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Second proven case of fatal lead poisoning for a Griffon Vulture in Bulgaria

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For the second time ever in Bulgaria, the Green Balkans proved that a Griffon Vulture died due to lead poisoning, which poses a threat to vultures, and needs to be monitored and tackled head-on to secure the comeback of the species in Bulgaria and beyond.

From Spain to Bulgaria: Reintroducing the Griffon Vulture

The Griffon Vulture that recently lost his life from lead poisoning was part of the long-term reintroduction project of the species led by the Green Balkans and Fund for Wild Flora and Fauna. Over the years, over 350 Griffon Vultures donated by Spain, France and more than 19 zoos were released in the Kresna Gorge and Stara Planina mountain range for reintroduction purposes.

Within the Vultures Back to LIFE project’s scope, this specific individual reached Bulgaria alongside 21 other Spanish Griffon Vultures in 2017, thanks to the joint efforts of the Junta de Extremadura AMUS and us at the Vulture Conservation Foundation (VCF). Together with the other birds, this Griffon Vulture spent a quarantine period at the Green Balkans’ Wildlife Rescue Center before entering the acclimatization aviary located in Sinite Kamani National Park to get used to the Balkan Mountains’ conditions. Months later, he was released, and his life in the Bulgarian wild began. 

Lead strikes again: Griffon Vulture loses its life 

Three years later, the project team discovered the vulture in a critical state near a power line in Kotel. The injured vulture was rescued and transported to the Green Balkans’ Wildlife Rescue Center for treatment, but he lost the battle with his life within days. Subsequently, the team performed a necropsy and collected samples for toxicological analysis, and the results were unambiguous — the cause of death was lead poisoning. This is the second time in Bulgaria where experts proved that a Griffon Vulture died from lead poisoning. It is vital to perform a post-mortem when possible to identify the key causes of vulture mortality to assess threats and tackle them.

Lead poisoning: severity of threat and tackling the project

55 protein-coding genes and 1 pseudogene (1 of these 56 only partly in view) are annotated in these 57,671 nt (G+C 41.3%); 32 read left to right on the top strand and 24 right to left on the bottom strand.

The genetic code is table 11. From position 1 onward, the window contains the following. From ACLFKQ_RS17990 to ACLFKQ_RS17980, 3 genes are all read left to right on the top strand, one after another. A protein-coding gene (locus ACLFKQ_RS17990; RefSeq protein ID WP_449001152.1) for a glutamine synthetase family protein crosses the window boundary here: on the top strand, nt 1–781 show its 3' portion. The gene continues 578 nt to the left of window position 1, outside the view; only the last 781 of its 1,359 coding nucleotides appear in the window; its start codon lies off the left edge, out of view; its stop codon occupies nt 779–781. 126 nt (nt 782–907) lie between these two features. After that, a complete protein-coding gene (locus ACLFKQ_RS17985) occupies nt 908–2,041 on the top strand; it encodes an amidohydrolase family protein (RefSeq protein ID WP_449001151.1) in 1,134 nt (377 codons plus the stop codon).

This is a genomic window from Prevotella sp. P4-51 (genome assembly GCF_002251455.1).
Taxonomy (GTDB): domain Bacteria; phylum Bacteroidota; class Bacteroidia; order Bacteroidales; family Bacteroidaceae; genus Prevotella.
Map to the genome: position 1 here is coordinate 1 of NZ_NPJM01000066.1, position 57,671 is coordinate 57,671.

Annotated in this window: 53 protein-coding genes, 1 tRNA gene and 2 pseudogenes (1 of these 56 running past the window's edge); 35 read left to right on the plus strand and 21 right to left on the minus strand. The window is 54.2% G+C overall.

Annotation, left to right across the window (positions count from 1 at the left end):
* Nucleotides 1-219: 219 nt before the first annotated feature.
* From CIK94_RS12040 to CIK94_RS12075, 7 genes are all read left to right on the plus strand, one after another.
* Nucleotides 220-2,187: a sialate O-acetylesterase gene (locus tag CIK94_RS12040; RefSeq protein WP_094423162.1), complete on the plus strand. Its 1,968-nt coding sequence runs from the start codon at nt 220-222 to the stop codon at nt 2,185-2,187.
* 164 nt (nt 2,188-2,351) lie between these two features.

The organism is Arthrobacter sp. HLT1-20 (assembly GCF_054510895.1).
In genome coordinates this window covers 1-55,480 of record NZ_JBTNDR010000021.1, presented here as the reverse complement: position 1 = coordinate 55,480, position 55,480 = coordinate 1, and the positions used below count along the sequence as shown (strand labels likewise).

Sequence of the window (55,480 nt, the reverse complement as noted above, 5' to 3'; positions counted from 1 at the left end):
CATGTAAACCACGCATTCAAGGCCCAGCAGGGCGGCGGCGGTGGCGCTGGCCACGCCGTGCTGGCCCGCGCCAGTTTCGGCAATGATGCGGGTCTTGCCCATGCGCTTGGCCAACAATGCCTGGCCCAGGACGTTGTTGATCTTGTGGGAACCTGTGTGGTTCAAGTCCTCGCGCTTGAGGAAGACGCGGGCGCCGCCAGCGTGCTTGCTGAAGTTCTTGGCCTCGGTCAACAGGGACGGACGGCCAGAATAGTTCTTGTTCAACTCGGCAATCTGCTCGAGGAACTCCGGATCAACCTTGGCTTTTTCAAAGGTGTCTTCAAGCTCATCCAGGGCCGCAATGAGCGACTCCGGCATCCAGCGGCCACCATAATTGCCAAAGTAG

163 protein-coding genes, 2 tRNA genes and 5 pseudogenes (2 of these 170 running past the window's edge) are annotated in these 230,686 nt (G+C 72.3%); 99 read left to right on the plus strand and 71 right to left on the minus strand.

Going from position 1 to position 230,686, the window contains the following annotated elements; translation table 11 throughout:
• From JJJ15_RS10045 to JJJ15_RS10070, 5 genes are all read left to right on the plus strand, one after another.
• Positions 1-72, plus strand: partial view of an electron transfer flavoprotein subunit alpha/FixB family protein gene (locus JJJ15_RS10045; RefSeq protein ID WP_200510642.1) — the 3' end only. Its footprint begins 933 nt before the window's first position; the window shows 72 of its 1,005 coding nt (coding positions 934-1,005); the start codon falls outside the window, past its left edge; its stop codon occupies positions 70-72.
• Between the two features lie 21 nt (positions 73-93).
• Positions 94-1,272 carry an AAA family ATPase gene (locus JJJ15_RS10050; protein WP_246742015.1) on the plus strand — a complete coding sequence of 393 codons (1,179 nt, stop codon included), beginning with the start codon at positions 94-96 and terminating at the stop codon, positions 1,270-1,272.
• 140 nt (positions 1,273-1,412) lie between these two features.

According to research, lead exposure, primarily through ingestion of lead ammunition, poses a severe threat to vultures. Ammunition used by game hunters can severely poison vultures and is a threat that is often overlooked. Often, hunters who kill animals leave their carcasses behind, and vultures feeding on them ingest lead fragments from the bullets, causing health problems. These problems can vary, from inhibiting proper metabolic functions to having adverse effects on the nervous system. Acute poisoning, just like in this case, can result in weakness, inhibited movement, paralysis, hindered respiration, behavioural abnormalities, weight loss, immune system disruptions and bone mineralization. In severe cases, it might also lead to death, just like in this case.

We here at the VCF are committed to tackling the threat of lead poisoning as it poses a limiting parameter in the conservation of vultures in Europe. We are working together with many partners towards a gradual and consensual elimination of lead ammunition from vulture habitats. We have also contributed to calls for evidence from the European Chemical Agency (ECHA) of the European Union. More information on what is currently being done as well as VCF’s future goals regarding minimizing this threat can be found in this blog post.

Vultures Back to LIFE

Led by the wildlife conservation charity Green Balkans in collaboration with the Fund for Wild Flora and FaunaVulture Conservation FoundationJunta de Extremadura and Euronatur, theVultures Back to LIFE project aims to reintroduce the Cinereous or Eurasian Black Vulture to Bulgaria. The team will transfer and release around 60 birds, some from captive-breeding, but mostly coming from Spanish wildlife rehabilitation centres into the wild in Bulgaria as well as creating supplementary feeding stations and improving populations of wild herbivores, improving the nesting conditions and creating artificial nest sites and tackling some of the major threats to vultures in the country such as insulating electricity pylons and illegal use of poison in nature.

 

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